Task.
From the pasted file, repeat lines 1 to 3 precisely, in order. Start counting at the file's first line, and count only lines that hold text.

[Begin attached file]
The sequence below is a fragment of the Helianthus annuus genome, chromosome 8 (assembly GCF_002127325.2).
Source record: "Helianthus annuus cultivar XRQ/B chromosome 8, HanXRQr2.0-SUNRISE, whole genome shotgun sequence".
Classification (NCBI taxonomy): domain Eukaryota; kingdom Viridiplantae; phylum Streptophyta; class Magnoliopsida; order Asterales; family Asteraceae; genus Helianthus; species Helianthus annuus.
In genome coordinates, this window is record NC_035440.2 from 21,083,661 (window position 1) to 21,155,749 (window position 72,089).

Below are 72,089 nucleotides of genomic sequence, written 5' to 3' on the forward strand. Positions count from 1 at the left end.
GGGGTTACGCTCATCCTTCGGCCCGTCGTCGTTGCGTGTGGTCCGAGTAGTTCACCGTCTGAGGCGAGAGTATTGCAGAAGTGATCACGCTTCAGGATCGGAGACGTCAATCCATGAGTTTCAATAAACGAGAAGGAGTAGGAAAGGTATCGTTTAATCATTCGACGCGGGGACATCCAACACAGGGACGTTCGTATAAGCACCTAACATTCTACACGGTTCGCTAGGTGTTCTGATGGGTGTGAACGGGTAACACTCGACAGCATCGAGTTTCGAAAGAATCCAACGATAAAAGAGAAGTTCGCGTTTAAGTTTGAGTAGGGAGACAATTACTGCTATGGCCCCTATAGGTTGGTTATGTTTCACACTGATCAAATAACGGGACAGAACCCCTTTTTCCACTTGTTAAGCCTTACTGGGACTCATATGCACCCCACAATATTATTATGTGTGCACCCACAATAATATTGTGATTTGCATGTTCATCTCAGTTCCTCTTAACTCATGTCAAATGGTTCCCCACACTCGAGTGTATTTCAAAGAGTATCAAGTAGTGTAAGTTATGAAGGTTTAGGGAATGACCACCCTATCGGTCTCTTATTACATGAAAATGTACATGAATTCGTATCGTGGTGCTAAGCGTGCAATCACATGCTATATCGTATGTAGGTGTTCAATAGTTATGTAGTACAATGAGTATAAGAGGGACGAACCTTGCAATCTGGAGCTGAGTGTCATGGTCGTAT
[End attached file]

The sequence below is a fragment of the Helianthus annuus genome, chromosome 8 (assembly GCF_002127325.2).
Source record: "Helianthus annuus cultivar XRQ/B chromosome 8, HanXRQr2.0-SUNRISE, whole genome shotgun sequence".
Classification (NCBI taxonomy): domain Eukaryota; kingdom Viridiplantae; phylum Streptophyta; class Magnoliopsida; order Asterales; family Asteraceae; genus Helianthus; species Helianthus annuus.